General 7-13-2004

White Boxes: Ryan Amundson at Washington Galleries

Julia Durst describes Ryan Amundson's installation "Accepting the Rhythm" at Washington Galleries in Duluth.


“Accepting the Rhythm” by Ryan Amundson, at Washington Galleries, 315 N. Lake Ave.,
Duluth, MN. 218-727-4201. Through August 1. Gallery open Sat and Sun, 1-5 pm.

Ryan Amundson claims he can’t draw. Instead, the artist fills vacant rooms with wooden constructions and ambient light, explaining his work in the astute art geek vernacular usually reserved for triple-MFA academics, not former audio engineers from the Midwest. By creating environments instead of objects, Amundson aims for what he calls “a full sensory exploration.” His latest work, “Accepting the Rhythm,” takes over Washington Galleries this month.

Amundson’s first installation (“Red,” 2002) filled the gallery with suspended luminous boxes, garnering praise and even appearing on the cover of If Thousands’s Yellowstone album. His sophomore effort proves more complex in its construction and concept. Amundson describes it: “There will be four life-sized coffins on eight-feet tall stilts. A ladder will lead up to each coffin, and there’ll be a hole at the head to look in. The first one will have a film playing inside…” Viewers will see something different in each coffin, though Amundson declines to disclose exactly what.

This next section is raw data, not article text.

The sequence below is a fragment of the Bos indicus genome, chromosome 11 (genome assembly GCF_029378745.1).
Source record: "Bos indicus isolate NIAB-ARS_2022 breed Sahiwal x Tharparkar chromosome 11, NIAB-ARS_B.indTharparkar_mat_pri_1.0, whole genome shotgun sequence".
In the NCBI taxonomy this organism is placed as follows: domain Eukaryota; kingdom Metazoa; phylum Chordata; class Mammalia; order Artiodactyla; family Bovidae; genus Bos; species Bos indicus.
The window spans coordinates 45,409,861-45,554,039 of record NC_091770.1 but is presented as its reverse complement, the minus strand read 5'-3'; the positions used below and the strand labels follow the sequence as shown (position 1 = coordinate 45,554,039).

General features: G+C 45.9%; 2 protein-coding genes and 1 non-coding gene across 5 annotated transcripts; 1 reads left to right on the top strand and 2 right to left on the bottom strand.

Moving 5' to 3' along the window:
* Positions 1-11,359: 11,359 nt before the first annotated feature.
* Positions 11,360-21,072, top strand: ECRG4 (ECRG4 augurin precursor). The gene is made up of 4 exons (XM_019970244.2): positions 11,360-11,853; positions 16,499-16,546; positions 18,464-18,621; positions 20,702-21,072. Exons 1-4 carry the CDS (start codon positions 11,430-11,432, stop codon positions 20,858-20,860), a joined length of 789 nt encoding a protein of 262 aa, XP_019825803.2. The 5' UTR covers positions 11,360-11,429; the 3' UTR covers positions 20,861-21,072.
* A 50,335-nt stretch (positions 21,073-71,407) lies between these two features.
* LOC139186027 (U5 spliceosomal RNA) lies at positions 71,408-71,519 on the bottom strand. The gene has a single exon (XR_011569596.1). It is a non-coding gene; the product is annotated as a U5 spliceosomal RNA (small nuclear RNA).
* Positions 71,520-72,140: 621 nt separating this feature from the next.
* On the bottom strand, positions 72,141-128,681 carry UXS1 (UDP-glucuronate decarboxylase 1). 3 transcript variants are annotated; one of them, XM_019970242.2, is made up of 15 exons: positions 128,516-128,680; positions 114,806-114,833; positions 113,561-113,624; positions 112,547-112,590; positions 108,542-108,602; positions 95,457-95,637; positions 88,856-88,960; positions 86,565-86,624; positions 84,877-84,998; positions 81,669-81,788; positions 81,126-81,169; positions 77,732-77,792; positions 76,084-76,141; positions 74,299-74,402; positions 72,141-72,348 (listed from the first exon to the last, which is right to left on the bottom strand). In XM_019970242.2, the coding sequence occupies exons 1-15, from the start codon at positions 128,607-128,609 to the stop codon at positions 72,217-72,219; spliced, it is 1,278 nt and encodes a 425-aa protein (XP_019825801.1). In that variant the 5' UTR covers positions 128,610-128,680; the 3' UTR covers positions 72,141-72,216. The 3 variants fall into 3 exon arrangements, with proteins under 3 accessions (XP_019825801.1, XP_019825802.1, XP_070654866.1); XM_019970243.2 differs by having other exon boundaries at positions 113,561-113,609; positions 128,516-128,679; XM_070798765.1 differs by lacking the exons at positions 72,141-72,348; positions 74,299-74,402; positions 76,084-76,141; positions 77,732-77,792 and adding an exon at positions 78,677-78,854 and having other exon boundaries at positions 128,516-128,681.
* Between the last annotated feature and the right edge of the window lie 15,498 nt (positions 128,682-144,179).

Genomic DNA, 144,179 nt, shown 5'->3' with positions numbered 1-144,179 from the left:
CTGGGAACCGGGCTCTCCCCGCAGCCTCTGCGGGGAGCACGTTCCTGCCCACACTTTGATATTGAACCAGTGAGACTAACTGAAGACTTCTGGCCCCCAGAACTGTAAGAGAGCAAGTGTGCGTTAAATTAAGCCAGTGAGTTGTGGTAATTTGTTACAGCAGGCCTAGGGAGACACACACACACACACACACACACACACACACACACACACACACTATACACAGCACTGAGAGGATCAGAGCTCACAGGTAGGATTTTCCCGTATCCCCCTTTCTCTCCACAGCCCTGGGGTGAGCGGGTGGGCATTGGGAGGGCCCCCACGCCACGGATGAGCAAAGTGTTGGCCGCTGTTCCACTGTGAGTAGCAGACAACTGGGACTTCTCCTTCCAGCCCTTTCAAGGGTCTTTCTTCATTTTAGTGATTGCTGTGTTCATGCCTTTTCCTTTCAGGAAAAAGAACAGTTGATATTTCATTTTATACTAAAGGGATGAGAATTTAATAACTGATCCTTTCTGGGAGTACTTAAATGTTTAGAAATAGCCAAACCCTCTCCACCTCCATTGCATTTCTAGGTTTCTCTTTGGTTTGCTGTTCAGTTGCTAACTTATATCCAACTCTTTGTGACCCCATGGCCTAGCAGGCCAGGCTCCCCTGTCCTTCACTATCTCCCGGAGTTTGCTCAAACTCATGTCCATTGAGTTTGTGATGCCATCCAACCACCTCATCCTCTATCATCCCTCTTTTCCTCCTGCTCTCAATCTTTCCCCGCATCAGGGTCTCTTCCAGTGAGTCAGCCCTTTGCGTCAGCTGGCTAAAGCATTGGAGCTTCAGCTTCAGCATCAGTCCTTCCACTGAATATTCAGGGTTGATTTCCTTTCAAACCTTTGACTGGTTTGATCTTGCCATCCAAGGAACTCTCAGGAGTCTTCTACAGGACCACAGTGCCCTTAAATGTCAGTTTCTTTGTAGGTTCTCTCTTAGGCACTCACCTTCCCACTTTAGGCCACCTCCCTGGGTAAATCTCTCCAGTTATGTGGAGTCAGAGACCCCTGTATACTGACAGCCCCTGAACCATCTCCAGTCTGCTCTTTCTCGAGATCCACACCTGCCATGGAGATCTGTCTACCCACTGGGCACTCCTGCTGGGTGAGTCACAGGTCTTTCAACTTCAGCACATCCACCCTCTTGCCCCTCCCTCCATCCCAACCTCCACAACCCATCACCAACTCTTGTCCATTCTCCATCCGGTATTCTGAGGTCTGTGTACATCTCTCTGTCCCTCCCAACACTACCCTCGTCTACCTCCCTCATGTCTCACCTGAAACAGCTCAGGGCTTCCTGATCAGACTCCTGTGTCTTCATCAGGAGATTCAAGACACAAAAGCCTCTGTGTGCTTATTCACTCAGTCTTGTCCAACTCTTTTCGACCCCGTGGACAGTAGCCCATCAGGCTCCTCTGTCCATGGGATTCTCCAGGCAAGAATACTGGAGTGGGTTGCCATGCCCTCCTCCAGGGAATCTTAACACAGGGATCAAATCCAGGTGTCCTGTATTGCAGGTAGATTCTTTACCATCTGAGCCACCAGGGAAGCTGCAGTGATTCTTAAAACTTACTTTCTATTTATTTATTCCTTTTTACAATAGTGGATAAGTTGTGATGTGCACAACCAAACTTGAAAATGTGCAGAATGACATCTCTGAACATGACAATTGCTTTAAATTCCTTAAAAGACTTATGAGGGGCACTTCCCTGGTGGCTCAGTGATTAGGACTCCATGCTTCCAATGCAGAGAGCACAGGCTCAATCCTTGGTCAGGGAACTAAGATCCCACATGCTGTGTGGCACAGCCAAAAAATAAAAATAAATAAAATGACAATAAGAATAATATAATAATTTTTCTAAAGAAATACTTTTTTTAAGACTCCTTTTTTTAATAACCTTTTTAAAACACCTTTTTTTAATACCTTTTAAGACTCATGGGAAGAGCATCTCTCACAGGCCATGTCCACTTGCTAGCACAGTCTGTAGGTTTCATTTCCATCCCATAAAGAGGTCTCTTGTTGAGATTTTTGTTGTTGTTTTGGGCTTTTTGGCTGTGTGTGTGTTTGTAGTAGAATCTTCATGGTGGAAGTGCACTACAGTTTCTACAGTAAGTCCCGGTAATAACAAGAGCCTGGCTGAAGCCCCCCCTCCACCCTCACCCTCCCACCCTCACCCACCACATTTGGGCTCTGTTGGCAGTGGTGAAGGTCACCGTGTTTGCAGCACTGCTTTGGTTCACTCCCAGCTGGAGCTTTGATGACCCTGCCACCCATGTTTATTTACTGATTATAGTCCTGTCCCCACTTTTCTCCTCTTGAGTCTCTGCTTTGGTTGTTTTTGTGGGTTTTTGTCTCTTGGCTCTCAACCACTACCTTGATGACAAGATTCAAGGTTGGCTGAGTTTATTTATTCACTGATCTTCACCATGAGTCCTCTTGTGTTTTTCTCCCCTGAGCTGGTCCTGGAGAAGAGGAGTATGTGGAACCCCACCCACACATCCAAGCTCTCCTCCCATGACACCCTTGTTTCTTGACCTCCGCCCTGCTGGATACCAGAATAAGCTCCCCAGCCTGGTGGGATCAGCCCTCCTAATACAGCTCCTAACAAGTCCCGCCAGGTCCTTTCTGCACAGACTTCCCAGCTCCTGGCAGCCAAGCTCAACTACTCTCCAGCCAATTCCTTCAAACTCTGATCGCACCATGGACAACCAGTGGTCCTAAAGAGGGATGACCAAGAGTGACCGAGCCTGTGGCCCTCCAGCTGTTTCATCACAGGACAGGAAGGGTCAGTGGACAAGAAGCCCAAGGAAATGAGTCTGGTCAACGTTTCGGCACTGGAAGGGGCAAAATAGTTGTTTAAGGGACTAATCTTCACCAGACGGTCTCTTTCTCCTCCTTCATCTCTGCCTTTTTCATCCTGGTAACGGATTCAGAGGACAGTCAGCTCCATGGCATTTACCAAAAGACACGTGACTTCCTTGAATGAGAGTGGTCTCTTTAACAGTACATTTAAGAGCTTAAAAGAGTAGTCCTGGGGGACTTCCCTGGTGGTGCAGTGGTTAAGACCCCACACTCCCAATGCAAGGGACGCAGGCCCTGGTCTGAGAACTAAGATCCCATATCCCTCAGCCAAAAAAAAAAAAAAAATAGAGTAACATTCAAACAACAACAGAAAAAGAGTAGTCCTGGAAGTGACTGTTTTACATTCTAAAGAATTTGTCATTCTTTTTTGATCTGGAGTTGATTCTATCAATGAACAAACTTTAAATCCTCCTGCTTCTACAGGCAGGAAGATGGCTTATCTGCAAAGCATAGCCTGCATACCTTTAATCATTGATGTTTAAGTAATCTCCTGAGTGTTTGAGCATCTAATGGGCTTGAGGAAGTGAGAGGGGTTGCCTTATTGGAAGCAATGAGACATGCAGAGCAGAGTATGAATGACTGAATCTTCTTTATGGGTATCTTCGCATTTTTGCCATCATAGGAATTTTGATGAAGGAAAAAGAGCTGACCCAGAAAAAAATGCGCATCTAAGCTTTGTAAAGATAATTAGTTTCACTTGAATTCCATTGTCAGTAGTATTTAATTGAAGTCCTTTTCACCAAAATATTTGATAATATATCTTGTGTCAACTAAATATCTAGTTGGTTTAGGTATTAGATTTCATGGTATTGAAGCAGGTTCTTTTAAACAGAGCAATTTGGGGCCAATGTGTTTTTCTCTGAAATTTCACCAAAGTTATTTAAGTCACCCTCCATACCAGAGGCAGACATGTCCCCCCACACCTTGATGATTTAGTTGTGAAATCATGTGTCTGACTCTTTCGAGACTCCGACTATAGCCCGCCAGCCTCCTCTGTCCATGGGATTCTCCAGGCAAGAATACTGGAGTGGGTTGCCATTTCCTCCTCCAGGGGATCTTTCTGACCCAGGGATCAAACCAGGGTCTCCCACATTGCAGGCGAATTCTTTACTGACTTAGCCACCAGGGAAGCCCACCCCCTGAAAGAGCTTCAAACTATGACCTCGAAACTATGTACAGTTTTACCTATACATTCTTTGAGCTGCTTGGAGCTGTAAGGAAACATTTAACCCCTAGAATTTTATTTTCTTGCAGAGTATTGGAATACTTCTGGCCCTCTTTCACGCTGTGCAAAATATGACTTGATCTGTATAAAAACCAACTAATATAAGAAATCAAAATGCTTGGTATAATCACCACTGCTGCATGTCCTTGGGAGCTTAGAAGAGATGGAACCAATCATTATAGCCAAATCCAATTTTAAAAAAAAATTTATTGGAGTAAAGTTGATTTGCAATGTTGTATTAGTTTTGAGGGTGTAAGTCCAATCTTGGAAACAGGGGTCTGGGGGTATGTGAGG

First imagined last December, the idea for “Rhythm” incubated until February when Amundson developed plans for coffin construction. He began building in March, using salvaged wood for the exteriors. By late April, focus shifted to the interiors as Amundson decided to incorporate symbolic white gloves throughout the piece. The artist started planning the film, relying on the considerable talents of Sarah Browne and Jeff Holden of Hillside Productions. Their recording of Amundson in all white interacting with gloves on a white set will play in the first coffin. The minimalistic white typifies Amundson’s style while its blankness permits viewers to project themselves into the piece.

“Accepting the Rhythm” addresses universal issues but originates from a deeply personal place. Amundson admits he grieves the loss of a relationship in the piece, but says the idea also came from some heavy questions he grappled with after he started working at the Benedictine Health Center. Dealing with mortality regularly prompted him to ponder issues of euthanasia, pain management and grief. When asked his thoughts on the way people rationalize tragedy (religion, philosophy, science), Amundson pauses before replying. “Philosophy is just a way of translating reality, just a way of searching outside yourself for ways to fix yourself. No one can do that better than you yourself.”

Amundson got serious about sculpture only about three years ago after building a large-scale mobile for his newborn daughter. Lacking a formal art education, he capitalized on woodworking skills imparted by his carpenter dad. The artist’s distinct aesthetic developed quickly: wood and hemp rope in subdued earthy tones formed into boxy structures. His preference for installation also emerged early, perhaps spurred by the grandeur of his ideas. They require whole rooms to breathe, but remain personal. “Accepting the Rhythm” succeeds because Amundson’s vulnerability perfectly tempers the macabre coffins and heavy metaphors. He masters space and content. Good thing he can’t draw.

This piece appeared initially in the Ripsaw, and appears here by permission.